It only took 41 years, but my beloved University of Georgia Bulldogs finally won themselves another NCAA National Football Championship. They came close a time or two since 1980; but not until this past season did they actually pull it off, culminating in their defeat of the University of Alabama Crimson Tide forty-eight hours ago in the College Football Playoff championship game by a score of 33-18.
My wife and I watched the whole game. As we did, we carried on what amounted to a non-stop texting conversation with friends and family far and wide. Along the way, like all true DAWG Nation fans, I rode an exhaustive emotional roller coaster throughout much of the game.
When the Dogs played well, I was feeling high! But when they faltered, I sank to emotional lows. And if the truth be known, I was more down than up for the first three quarters or so. While their defense lived up to its billing, keeping the Tide out of the end zone for much of the game, their offense sputtered.
In the first offensive possession alone, I suffered through the agony of watching a three and out series, punctuated by a sack, a fumble (fortunately recovered by us), a delay of game call, and a near interception. Alas, for us Dog fans, Alabama fared little better. Between them, both teams managed a total of five field goals.
But all that changed in the second half, as the Bulldogs’ offense finally got on track. Even though their vaunted defense did eventually allow a touchdown to the Tide, the Dogs themselves went on to score 27 more points. The last of these came on a dramatic pick-six interception pulled off as Alabama was driving to make it a closer game.
When this last play happened, a huge collective sigh of relief went out from millions of Bulldog fans, as everyone realized that the “Junkyard Dogs” had finally secured not only the victory, but also that elusive and long sought National championship.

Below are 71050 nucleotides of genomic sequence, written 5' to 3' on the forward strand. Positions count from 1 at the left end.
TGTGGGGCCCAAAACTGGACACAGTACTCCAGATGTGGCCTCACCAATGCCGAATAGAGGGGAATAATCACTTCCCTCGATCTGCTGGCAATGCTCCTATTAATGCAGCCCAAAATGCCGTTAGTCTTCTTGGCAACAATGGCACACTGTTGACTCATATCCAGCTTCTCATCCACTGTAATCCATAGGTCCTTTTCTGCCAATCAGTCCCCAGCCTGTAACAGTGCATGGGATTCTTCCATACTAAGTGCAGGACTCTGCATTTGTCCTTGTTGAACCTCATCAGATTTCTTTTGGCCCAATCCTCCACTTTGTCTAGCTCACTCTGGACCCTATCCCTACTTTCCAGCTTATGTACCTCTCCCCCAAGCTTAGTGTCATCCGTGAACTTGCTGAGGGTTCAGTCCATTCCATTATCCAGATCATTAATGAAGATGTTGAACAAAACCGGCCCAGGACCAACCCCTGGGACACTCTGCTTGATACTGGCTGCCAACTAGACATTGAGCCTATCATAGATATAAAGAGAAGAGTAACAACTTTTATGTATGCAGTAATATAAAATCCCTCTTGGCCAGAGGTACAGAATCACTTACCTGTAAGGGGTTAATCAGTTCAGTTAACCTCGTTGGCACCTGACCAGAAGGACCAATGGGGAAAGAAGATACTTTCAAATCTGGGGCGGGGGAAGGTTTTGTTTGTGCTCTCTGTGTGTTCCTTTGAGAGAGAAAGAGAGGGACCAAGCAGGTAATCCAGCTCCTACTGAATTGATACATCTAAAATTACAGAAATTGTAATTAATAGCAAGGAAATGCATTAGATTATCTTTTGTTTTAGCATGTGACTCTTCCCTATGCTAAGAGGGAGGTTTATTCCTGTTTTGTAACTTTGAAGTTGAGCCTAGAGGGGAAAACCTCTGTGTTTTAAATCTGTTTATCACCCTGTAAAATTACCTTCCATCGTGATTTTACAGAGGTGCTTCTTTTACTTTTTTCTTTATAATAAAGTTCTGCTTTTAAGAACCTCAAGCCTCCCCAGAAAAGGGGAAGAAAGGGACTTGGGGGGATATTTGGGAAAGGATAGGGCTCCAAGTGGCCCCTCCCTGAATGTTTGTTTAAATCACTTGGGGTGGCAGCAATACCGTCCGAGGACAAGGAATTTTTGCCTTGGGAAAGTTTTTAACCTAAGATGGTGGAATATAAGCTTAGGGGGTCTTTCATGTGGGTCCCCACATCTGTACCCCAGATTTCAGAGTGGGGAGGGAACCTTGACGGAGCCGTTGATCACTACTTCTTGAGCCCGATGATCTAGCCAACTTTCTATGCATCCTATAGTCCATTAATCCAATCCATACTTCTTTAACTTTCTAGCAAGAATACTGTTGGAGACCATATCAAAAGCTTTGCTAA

Fast forward 48 hours till this evening. ESPN Network rebroadcast the game, which I recorded earlier and watched tonight. Not surprisingly, I found the game just as enjoyable the second time around. (After all, my Bulldogs won the game.) What was surprising, however, was that I was able to do this devoid of all the emotional ups and downs that accompanied the first agonizing viewing.
As I have reflected on all of this, I have come to appreciate a little more of the differences between my own earthly perspective and God’s Heavenly perspective. As I live my life, I experience each and every aspect of it “in the moment”.
Once that moment has passed, of course, I have the advantage of reviewing it as part of the past. But I can never know it in advance. I can never know the future. For this reason, I can never know the ultimate outcome of either any given experience within life or of life itself.
From God’s perspective, however, things are seen in an entirely different manner. This is because the Heavenly Father sees things in their totality. And thus, when He sees my life, He sees my past, my present, and even my future all at once.
He knows the outcome of every situation, just as He does the outcome of my life. He has already seen it all - past, present, and future - in advance. And all of this is to say that He already knows exactly how every single thing comes out!
In light of this, let me share some really good news with you. When you already know how something turns out, you are not condemned to ride the emotional roller-coaster that otherwise accompanies the experiences of life.
Pause and let that sink in a moment! Grasping this singular principle may well be the key to living a life of genuine joy! That’s right. It’s just that simple. After all, did not Jesus spend an enormous amount of time stressing this in His teachings?
In His most renowned message, the famed “Sermon on the Mount”, he repeatedly askes “Why do you worry?” He then goes on to remind us repeatedly that our Heavenly Father is well aware of our needs, our lives, and our destinies.
Is not His point, in part at least, that if we could only remember to see things from God’s perspective, our lives would be so much less stressful? I believe it is!
Experience has taught me that, very often, whenever some experience in life passes from the present into the past (as all of them inevitably do), I often look back and see things entirely different. I can only imagine, therefore, what all of life will look like once it is has been lived.
No doubt, only Heaven will reveal how often I fretted and worried over what I thought was some insurmountable situation, only to see that, as the Apostle Paul once told the Christians at Rome (Romans, chapter 8, verse 28), in the end “God causes everything to work together for the good of those who love Him and are called according to His purpose for them.”